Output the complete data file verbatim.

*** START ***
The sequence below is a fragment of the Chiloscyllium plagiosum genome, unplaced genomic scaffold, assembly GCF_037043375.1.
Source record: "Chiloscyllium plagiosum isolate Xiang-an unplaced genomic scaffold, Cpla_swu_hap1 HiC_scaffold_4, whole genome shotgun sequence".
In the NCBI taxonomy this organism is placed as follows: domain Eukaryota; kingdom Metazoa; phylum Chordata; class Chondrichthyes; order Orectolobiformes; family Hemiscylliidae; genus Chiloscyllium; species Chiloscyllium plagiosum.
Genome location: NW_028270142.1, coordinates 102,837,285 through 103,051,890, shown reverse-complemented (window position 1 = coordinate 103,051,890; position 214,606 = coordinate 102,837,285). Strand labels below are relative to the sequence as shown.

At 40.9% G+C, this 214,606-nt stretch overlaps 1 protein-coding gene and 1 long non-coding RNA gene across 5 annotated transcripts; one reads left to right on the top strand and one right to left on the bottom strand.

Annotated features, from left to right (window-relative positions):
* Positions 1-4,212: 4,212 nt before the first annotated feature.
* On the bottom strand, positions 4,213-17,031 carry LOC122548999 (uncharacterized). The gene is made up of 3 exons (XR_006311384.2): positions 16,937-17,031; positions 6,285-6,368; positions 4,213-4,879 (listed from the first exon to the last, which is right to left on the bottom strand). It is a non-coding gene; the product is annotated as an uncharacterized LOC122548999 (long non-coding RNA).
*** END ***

The sequence below is a fragment of the Chiloscyllium plagiosum genome, unplaced genomic scaffold, assembly GCF_037043375.1.
Source record: "Chiloscyllium plagiosum isolate Xiang-an unplaced genomic scaffold, Cpla_swu_hap1 HiC_scaffold_4, whole genome shotgun sequence".
In the NCBI taxonomy this organism is placed as follows: domain Eukaryota; kingdom Metazoa; phylum Chordata; class Chondrichthyes; order Orectolobiformes; family Hemiscylliidae; genus Chiloscyllium; species Chiloscyllium plagiosum.
Genome location: NW_028270142.1, coordinates 102,837,285 through 103,051,890, shown reverse-complemented (window position 1 = coordinate 103,051,890; position 214,606 = coordinate 102,837,285). Strand labels below are relative to the sequence as shown.

At 40.9% G+C, this 214,606-nt stretch overlaps 1 protein-coding gene and 1 long non-coding RNA gene across 5 annotated transcripts; one reads left to right on the top strand and one right to left on the bottom strand.

Annotated features, from left to right (window-relative positions):
* Positions 1-4,212: 4,212 nt before the first annotated feature.
* On the bottom strand, positions 4,213-17,031 carry LOC122548999 (uncharacterized). The gene is made up of 3 exons (XR_006311384.2): positions 16,937-17,031; positions 6,285-6,368; positions 4,213-4,879 (listed from the first exon to the last, which is right to left on the bottom strand). It is a non-coding gene; the product is annotated as an uncharacterized LOC122548999 (long non-coding RNA).